2. Keep your Inbox managed

There is nothing I find more frustrating when I sit down to work than having to sort through piles of emails to find the information I need or figure out what action needs to be taken. My solution? Keep my inbox as close to empty as possible. I do this by keeping a well organized folder system so that as soon as something is dealt with I can file it away. This allows me to quickly find the email for reference later, but helps me know that the only things in my inbox are the things I have not yet dealt with. It’s my own version of Inbox Zero. His system didn’t quite work for me, but it is what inspired me to this system.

Mail sorting system

Sorting emails: Current & Not Current

My email filing system for work is broken down to “Current” and “Not Current” and then I have folders for each show (tours get a nested folder for each city). When a show wraps, it gets moved from “Current” to “Not Current” which allows me to reference them as necessary without having them filling my inbox. Within the “Not Current” section I have folders for companies if I’ve worked with them more than once, just to limit the number of folders I look at in a glance. (I similarly have a “Friends” folder with nested folders for my friends by name.) This system has proven invaluable with shows that have later gone on to tour or been remounted in any capacity – I have all the original conversations about why we did things the way we did.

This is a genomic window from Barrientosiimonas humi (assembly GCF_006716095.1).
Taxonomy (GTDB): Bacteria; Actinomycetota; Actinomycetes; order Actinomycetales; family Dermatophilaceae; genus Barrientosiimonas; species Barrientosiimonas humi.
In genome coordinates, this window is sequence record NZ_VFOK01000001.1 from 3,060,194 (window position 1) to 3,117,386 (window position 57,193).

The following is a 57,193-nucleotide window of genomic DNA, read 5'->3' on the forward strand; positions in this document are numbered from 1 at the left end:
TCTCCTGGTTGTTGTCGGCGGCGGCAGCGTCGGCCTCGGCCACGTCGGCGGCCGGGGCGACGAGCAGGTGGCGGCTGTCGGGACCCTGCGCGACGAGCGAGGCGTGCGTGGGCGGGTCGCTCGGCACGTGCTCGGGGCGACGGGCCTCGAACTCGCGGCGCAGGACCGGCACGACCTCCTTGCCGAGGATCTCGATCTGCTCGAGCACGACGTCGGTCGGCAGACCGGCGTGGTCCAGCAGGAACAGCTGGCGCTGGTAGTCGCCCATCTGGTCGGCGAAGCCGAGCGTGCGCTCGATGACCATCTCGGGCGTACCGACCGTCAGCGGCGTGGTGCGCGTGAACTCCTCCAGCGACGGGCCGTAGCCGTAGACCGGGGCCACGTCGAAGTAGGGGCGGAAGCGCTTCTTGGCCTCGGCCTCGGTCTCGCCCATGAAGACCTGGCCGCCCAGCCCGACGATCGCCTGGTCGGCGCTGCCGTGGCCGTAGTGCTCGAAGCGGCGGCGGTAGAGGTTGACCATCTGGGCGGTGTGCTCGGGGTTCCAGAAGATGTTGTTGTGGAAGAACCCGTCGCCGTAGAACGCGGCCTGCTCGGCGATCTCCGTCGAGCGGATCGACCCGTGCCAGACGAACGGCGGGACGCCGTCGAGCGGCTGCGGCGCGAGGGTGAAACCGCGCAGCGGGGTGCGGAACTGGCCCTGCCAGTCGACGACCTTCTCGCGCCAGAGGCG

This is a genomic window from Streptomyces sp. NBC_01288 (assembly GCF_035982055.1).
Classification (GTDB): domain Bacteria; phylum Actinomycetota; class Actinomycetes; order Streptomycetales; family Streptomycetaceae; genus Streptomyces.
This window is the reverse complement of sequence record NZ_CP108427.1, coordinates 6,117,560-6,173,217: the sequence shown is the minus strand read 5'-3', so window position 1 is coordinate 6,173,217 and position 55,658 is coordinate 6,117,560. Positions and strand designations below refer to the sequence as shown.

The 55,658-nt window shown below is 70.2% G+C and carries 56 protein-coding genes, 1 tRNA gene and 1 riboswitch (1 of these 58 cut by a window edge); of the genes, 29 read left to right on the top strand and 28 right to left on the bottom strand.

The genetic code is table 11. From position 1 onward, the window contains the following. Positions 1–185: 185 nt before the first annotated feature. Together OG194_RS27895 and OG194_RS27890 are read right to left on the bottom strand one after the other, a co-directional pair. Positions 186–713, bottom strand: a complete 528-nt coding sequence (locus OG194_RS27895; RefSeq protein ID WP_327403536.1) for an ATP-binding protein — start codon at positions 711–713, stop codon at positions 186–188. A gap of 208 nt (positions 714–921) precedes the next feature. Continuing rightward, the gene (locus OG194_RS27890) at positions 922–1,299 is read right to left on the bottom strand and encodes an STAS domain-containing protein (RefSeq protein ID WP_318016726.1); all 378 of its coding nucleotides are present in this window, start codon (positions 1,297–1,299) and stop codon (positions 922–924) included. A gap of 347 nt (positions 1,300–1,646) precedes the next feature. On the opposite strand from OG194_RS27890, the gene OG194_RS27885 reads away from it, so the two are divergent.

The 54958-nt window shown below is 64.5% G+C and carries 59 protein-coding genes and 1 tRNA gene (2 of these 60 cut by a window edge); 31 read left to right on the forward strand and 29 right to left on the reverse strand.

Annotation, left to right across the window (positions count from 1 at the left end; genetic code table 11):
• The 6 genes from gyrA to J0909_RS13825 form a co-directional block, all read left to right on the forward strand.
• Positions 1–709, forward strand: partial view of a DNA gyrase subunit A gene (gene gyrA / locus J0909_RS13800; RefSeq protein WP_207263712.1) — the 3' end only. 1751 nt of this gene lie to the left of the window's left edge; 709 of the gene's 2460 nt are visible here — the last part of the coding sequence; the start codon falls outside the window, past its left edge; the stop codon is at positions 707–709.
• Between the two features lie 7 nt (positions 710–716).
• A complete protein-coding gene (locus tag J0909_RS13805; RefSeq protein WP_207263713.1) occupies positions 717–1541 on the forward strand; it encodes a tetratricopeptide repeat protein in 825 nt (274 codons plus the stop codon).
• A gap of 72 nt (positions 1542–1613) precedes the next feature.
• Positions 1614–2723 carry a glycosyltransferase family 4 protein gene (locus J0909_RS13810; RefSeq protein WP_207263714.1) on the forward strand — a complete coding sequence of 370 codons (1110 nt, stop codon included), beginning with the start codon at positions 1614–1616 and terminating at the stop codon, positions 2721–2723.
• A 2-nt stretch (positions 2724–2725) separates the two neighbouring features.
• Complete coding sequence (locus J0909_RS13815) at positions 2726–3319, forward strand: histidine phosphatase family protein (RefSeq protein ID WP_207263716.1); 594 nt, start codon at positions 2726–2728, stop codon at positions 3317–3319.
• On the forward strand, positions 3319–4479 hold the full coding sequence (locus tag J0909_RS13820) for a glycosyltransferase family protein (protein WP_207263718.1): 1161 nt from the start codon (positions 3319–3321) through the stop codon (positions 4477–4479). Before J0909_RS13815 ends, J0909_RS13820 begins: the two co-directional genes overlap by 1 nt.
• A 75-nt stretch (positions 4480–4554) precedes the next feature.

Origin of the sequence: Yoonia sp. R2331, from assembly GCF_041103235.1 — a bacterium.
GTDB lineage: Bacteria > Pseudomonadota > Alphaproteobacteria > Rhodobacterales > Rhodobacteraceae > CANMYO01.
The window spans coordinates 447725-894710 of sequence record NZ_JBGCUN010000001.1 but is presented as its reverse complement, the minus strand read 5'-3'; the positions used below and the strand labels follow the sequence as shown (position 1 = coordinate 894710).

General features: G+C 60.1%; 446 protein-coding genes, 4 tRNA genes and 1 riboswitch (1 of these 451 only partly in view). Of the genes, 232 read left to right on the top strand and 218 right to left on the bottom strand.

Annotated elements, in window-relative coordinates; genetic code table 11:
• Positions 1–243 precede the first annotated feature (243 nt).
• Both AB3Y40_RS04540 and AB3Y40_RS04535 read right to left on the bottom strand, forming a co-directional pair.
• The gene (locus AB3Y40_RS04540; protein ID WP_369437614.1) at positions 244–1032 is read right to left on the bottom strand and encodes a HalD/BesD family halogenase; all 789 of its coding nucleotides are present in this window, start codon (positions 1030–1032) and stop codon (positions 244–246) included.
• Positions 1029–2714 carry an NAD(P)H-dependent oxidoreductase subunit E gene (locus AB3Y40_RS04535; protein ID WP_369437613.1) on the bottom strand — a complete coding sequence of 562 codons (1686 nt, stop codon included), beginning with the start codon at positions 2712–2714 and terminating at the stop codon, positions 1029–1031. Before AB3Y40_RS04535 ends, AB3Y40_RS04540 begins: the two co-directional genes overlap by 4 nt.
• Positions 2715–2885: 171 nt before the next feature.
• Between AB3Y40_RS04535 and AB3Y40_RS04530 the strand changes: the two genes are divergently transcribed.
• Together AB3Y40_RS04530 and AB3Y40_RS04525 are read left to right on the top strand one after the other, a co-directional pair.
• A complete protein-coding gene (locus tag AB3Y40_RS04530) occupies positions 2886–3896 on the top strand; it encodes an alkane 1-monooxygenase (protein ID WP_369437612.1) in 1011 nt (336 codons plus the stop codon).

At this moment my inbox has nine emails in it. I’ve read all of them, but have not yet responded or taken the necessary action to consider them dealt with. But nine is completely manageable. I might even deal with all of them today. Pro Tip: spend 20 minutes unsubscribing from mailing lists you don’t care about (the kind that stores put you on or theatre companies that send 12 emails a week). The 20 minutes now will save you much more than that in time spent deleting emails later.Legally any “newsletter” type email has to have an unsubscribe button at the bottom, so it should be easy to do.